The creamy, silky luxury delivered by a full fat yoghurt can now be captured and quantified by our triborheological characterisations and, for the three products we analysed, the marked difference in thickness and lubricating qualities when compared to a zero fat version is thrown into sharp relief.
We tested two yoghurts carrying a branding of luxury and decadence – one containing 3% fat and one 6% – and compared them to a 0% fat alternative.
Tribology testing for lubricating mouthfeel
Tribology is the study of friction and lubrication. The lubrication offered by fats and oils in the mouth is one of the main cues for a “full fat feel” and the recreation of this lubrication is a major aim for innovators of low-fat and no-fat alternatives. To perform a tribology test the product of interest is applied onto two surfaces, typically one soft and one hard, that are then rubbed together under defined gentle pressure and across a range of sliding speeds to simulate, for example, the contact between the tongue and palate during oral processing of foods and beverages.
The graphic below details a common representation of tribology results for the three yoghurts, “Stribeck curves”: plots of coefficient of friction against sliding speed:
The difference between the high friction zero-fat product and the smooth slipperiness of the high fat products is all too obvious, particularly at lower sliding speeds. It is interesting to note that the results converge greatly, but only at higher sliding speeds, suggesting that the tribological contribution to mouthfeel may be similar throughout early stages of processing of a spoonful of yoghurt where deliberate and higher speed tongue movements persist, but that the low speed “residual” movements associated with the registration of after-feel may reveal a huge dissimilarity between the zero fat and high fat products.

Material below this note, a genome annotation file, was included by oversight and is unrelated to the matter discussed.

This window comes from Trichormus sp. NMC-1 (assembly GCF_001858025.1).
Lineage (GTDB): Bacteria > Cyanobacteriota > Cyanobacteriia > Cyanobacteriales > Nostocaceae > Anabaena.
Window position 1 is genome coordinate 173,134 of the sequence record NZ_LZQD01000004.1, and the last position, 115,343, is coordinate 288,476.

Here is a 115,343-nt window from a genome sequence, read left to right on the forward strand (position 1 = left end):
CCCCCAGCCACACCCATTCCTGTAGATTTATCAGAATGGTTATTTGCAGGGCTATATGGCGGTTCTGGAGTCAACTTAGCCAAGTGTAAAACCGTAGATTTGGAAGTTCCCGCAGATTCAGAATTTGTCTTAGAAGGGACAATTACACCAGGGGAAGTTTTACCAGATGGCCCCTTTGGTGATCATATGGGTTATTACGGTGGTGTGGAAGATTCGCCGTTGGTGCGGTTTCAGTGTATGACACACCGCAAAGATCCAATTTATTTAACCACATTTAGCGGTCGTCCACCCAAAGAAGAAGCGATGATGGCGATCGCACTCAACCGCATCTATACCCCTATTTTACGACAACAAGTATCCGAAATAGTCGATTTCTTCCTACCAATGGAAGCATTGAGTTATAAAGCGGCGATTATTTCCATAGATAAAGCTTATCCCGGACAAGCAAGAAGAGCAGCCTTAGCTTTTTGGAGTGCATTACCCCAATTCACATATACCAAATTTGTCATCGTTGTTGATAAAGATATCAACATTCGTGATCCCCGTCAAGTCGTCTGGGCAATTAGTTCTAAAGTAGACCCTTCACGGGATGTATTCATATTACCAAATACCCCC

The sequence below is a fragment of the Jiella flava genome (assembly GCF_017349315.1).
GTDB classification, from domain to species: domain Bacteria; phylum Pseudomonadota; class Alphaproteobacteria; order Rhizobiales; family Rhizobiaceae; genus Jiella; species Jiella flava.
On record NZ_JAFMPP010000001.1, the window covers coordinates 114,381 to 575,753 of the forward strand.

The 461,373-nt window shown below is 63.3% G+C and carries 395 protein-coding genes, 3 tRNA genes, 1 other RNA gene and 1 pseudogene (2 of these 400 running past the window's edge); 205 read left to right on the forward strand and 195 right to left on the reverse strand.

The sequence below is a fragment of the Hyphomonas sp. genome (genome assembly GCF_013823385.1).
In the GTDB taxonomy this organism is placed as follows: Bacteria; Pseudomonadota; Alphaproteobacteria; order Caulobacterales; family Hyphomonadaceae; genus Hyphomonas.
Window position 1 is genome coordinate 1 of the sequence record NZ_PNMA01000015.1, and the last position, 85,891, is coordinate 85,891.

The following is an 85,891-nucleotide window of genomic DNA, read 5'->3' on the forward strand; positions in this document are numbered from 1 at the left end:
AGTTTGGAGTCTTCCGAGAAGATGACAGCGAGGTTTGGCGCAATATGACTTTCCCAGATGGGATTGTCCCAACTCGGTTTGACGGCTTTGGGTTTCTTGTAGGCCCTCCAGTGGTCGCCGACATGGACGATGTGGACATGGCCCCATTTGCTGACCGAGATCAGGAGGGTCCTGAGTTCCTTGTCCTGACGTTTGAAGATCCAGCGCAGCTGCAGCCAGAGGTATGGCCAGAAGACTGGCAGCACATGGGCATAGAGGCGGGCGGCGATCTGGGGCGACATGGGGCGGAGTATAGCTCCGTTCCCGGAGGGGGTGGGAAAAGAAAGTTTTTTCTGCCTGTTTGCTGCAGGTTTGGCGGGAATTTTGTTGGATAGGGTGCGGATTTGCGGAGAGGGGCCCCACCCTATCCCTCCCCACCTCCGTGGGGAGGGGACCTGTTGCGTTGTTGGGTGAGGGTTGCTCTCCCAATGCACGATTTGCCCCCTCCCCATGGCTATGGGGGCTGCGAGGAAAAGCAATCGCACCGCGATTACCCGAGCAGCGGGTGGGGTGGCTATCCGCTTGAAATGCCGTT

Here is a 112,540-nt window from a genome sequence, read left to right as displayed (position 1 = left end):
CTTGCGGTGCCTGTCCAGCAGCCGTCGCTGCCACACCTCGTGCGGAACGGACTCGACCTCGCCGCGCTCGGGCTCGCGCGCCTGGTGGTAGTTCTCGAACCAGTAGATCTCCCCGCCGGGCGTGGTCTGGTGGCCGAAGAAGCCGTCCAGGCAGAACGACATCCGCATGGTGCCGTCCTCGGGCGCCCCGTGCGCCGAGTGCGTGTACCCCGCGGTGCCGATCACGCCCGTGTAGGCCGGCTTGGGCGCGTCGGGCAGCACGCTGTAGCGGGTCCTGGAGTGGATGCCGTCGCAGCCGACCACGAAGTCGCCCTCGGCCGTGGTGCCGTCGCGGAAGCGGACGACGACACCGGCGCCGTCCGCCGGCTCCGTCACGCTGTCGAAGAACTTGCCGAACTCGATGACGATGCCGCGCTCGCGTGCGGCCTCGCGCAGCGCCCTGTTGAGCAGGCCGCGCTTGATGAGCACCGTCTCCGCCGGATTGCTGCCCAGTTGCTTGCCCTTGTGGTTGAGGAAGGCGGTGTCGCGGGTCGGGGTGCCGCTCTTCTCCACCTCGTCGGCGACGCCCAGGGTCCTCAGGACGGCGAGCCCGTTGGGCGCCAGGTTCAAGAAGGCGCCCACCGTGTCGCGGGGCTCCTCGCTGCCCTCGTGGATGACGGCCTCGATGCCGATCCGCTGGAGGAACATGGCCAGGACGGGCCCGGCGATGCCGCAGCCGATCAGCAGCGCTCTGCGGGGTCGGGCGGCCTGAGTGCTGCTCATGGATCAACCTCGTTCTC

Rheology, the study of the flow and deformation of matter, enables us to profile the flow behaviour of a product. Early in the oral processing of a spoonful of yoghurt (remembering the whole process may only last a few seconds) the product remains in a thick layer held between the tongue and palate. Texture in this “thick layer” scenario is dominated by rheological contributions, a simple one of which is viscosity. The graphic below shows the comparison of viscosities of the three yoghurts across a range of shear conditions.
Again the differentiation between the samples is highly evident: the 6% fat yoghurt shows viscosity around 70% higher than the 3% yoghurt and double that of the zero-fat version. Such differences are expected to manifest as markedly varying handling qualities, both on a spoon and in the mouth.